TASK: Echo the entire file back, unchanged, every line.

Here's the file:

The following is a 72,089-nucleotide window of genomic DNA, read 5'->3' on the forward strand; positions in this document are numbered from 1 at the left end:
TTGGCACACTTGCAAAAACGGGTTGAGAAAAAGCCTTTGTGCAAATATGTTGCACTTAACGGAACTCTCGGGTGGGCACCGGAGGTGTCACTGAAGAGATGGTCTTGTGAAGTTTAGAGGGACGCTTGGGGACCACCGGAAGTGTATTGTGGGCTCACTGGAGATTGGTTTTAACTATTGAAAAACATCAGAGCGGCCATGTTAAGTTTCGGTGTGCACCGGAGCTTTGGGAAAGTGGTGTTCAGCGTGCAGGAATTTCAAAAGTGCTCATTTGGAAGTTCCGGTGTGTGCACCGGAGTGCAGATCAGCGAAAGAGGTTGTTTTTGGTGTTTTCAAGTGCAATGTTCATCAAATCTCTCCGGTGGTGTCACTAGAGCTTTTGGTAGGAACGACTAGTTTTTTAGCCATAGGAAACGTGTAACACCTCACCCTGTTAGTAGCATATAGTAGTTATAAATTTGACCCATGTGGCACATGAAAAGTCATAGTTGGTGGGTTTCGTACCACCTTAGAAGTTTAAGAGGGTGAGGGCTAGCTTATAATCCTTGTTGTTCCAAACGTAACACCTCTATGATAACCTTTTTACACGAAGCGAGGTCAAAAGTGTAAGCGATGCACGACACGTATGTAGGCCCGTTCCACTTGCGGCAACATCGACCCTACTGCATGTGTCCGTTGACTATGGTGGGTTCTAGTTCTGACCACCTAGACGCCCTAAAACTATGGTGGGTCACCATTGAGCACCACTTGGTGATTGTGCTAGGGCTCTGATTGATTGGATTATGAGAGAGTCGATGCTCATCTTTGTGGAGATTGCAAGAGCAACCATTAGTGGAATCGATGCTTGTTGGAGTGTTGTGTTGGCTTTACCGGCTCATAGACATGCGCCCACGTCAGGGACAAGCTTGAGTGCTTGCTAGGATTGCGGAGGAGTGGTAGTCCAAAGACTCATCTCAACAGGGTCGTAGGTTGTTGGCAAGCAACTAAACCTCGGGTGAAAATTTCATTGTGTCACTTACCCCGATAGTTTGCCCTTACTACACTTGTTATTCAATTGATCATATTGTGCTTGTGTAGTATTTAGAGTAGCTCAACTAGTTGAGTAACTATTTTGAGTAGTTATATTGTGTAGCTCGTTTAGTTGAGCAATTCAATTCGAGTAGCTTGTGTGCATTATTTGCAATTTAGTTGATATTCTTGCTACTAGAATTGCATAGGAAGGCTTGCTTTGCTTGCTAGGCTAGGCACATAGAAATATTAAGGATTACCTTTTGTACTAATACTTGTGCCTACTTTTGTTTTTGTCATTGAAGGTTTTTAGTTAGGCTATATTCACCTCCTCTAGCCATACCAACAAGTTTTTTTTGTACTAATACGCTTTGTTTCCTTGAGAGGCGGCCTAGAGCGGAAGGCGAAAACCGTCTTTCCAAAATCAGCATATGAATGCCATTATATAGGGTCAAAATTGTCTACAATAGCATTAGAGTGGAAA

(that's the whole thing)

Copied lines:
The following is a 72,089-nucleotide window of genomic DNA, read 5'->3' on the forward strand; positions in this document are numbered from 1 at the left end:
TTGGCACACTTGCAAAAACGGGTTGAGAAAAAGCCTTTGTGCAAATATGTTGCACTTAACGGAACTCTCGGGTGGGCACCGGAGGTGTCACTGAAGAGATGGTCTTGTGAAGTTTAGAGGGACGCTTGGGGACCACCGGAAGTGTATTGTGGGCTCACTGGAGATTGGTTTTAACTATTGAAAAACATCAGAGCGGCCATGTTAAGTTTCGGTGTGCACCGGAGCTTTGGGAAAGTGGTGTTCAGCGTGCAGGAATTTCAAAAGTGCTCATTTGGAAGTTCCGGTGTGTGCACCGGAGTGCAGATCAGCGAAAGAGGTTGTTTTTGGTGTTTTCAAGTGCAATGTTCATCAAATCTCTCCGGTGGTGTCACTAGAGCTTTTGGTAGGAACGACTAGTTTTTTAGCCATAGGAAACGTGTAACACCTCACCCTGTTAGTAGCATATAGTAGTTATAAATTTGACCCATGTGGCACATGAAAAGTCATAGTTGGTGGGTTTCGTACCACCTTAGAAGTTTAAGAGGGTGAGGGCTAGCTTATAATCCTTGTTGTTCCAAACGTAACACCTCTATGATAACCTTTTTACACGAAGCGAGGTCAAAAGTGTAAGCGATGCACGACACGTATGTAGGCCCGTTCCACTTGCGGCAACATCGACCCTACTGCATGTGTCCGTTGACTATGGTGGGTTCTAGTTCTGACCACCTAGACGCCCTAAAACTATGGTGGGTCACCATTGAGCACCACTTGGTGATTGTGCTAGGGCTCTGATTGATTGGATTATGAGAGAGTCGATGCTCATCTTTGTGGAGATTGCAAGAGCAACCATTAGTGGAATCGATGCTTGTTGGAGTGTTGTGTTGGCTTTACCGGCTCATAGACATGCGCCCACGTCAGGGACAAGCTTGAGTGCTTGCTAGGATTGCGGAGGAGTGGTAGTCCAAAGACTCATCTCAACAGGGTCGTAGGTTGTTGGCAAGCAACTAAACCTCGGGTGAAAATTTCATTGTGTCACTTACCCCGATAGTTTGCCCTTACTACACTTGTTATTCAATTGATCATATTGTGCTTGTGTAGTATTTAGAGTAGCTCAACTAGTTGAGTAACTATTTTGAGTAGTTATATTGTGTAGCTCGTTTAGTTGAGCAATTCAATTCGAGTAGCTTGTGTGCATTATTTGCAATTTAGTTGATATTCTTGCTACTAGAATTGCATAGGAAGGCTTGCTTTGCTTGCTAGGCTAGGCACATAGAAATATTAAGGATTACCTTTTGTACTAATACTTGTGCCTACTTTTGTTTTTGTCATTGAAGGTTTTTAGTTAGGCTATATTCACCTCCTCTAGCCATACCAACAAGTTTTTTTTGTACTAATACGCTTTGTTTCCTTGAGAGGCGGCCTAGAGCGGAAGGCGAAAACCGTCTTTCCAAAATCAGCATATGAATGCCATTATATAGGGTCAAAATTGTCTACAATAGCATTAGAGTGGAAA